The United States does not plan to capture cities
under the control of Shi'ite or Sunni insurgents.
Officials said the Bush administration has decided to leave such a
mission to Iraq's new military and security forces.
include Faluja, Ramadi and Samara, and U.S. officials said they don't expect
these cities to participate in national elections in January 2005.
They said the
administration acknowledges that the Baghdad government could require
another year until it was capable of battling Sunni and Shi'ite insurgents
without the intervention of the U.S.-led coalition, Middle East Newsline reported.
But the Defense Department has concluded that some Iraqi military and
security units could be ready for independent combat operations against
insurgents by the end of 2004. So far, the central government in Baghdad
lacks control of a range of cities, most of them in the Sunni Triangle.
"Part of that strategy is that Iraqi security forces must be properly
equipped, trained and led to participate in these security operations, and
then once it's over can sustain the peace in a given city," Gen. Richard
Myers, chairman of the Joint Chiefs of Staff told a briefing on Sept. 7.
"And while U.S. forces or coalition forces on their own can do just about
anything we want to do, it makes a lot more sense that it be a sustained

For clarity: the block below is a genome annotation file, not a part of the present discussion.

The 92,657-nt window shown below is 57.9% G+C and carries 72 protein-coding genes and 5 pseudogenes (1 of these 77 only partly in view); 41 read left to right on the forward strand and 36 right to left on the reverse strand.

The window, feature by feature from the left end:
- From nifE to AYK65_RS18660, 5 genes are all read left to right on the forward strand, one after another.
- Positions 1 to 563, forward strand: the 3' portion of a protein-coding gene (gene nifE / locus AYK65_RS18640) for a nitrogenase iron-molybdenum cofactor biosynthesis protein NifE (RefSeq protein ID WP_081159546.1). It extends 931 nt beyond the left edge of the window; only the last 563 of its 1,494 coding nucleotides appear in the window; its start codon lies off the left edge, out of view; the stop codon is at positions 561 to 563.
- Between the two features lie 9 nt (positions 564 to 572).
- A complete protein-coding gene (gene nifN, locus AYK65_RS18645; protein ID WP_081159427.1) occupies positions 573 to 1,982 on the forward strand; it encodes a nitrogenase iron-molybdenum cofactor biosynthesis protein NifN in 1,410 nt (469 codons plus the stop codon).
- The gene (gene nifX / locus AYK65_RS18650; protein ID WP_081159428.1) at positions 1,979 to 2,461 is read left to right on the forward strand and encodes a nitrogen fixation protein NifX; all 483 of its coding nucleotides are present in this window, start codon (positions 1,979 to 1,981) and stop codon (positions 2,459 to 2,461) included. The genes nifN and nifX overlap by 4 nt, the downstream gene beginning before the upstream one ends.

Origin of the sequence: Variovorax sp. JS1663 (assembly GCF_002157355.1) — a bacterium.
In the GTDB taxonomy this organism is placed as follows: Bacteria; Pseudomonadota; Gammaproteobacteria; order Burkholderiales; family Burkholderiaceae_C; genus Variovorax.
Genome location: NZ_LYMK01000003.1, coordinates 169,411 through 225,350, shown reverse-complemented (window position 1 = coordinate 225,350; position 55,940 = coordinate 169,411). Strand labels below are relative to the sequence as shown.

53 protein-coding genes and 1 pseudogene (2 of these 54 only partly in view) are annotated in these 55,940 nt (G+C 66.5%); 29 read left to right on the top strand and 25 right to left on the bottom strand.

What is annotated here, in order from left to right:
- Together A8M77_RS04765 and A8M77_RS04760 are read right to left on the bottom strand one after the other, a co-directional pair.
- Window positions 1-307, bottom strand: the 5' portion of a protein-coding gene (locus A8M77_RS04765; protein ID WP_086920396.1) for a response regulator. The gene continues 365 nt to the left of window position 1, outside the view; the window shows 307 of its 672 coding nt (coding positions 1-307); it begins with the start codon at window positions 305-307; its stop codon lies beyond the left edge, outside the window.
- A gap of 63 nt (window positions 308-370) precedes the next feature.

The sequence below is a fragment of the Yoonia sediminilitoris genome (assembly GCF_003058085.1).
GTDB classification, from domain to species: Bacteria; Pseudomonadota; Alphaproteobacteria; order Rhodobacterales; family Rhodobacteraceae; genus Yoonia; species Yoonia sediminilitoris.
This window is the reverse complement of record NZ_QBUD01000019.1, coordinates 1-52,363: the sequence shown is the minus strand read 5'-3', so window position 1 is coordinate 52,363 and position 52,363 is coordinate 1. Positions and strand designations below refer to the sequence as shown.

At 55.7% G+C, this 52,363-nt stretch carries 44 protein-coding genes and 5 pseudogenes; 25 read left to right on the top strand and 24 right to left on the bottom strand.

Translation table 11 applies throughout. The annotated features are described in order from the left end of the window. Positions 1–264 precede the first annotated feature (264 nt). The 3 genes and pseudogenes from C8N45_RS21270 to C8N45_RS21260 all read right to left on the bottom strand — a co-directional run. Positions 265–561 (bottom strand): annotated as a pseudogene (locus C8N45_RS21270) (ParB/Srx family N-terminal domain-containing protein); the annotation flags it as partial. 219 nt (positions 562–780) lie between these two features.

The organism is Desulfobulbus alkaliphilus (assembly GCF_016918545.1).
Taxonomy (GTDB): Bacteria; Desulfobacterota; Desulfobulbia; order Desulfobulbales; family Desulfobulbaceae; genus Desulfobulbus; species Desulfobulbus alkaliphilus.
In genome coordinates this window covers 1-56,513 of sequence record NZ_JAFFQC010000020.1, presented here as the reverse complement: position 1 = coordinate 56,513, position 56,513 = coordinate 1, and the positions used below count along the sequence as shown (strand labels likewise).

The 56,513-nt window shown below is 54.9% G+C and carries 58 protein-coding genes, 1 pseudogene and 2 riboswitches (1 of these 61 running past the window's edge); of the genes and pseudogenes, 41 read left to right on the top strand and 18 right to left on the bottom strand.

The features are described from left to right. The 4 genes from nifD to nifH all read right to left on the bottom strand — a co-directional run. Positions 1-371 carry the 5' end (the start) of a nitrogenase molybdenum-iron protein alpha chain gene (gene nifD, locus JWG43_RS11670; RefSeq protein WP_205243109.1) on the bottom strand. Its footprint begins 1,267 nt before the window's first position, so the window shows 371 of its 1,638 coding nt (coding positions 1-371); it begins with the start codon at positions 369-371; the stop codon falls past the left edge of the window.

operation, one that can be sustained by Iraqi security forces."
Myers said he envisions an initial Iraqi effort to recapture cities
under insurgency control in December 2004. He did not say whether the United
States would participate in such missions on any level.
"By December, we're going to have a substantial number of Iraqi security
forces equipped, trained and led to conduct
the kind of operations I was talking about," Myers said.
Other officials said the Iraqi military and security units were as much
as a year away from conducting major operations against Sunni and Shi'ite
insurgents, with an estimated force level of 35,000. They said the United
States was preparing to exclude several insurgency-controlled cities from
Iraqi elections in January. Residents of those cities would be allowed to
vote in so-called safe zones.
Still, the Pentagon has detected an improvement in the performance of
Iraq's military and security forces. Officials said that over the last
month, Iraqi and U.S.-led coalition forces have killed up to 2,500
insurgents in joint operations.
"Now is that a lot?" Defense Secretary Donald Rumsfeld asked. "Yes. Does
that hurt them? Yes. Is it a lot out of 25 million people in a country? No.
Is the conflict, the offense being effectively waged? The answer, yes it is.
Everywhere at once? No."
On Thursday, Iraqi and U.S. combat units launched a joint operation
against insurgents in northern Iraq. Officials said the target was Tall
Afar, an insurgency-controlled city regarded as the hub for Al
Qaida-inspired insurgents who arrive from Syria to fight the U.S.-led
coalition in Iraq.
In August, Iraqi forces were deployed in the battle against the
Iranian-backed Mahdi Army in Kut and Najaf. They said Iraqi police and
National Guard units continue to patrol those cities.
Rumsfeld said the Pentagon has revised its figures regarding the number
of trained and equipped Iraqi forces. He said about 95,000 Iraqi troops have
been trained and equipped, among 205,000 on the payroll. The secretary said
the number of trained and equipped Iraqi troops will increase to more than
200,000 by the middle of 2005.
"As they gain more confidence, as the chain of command gets stood up
better, why, obviously they'll be doing more and more," Rumsfeld said.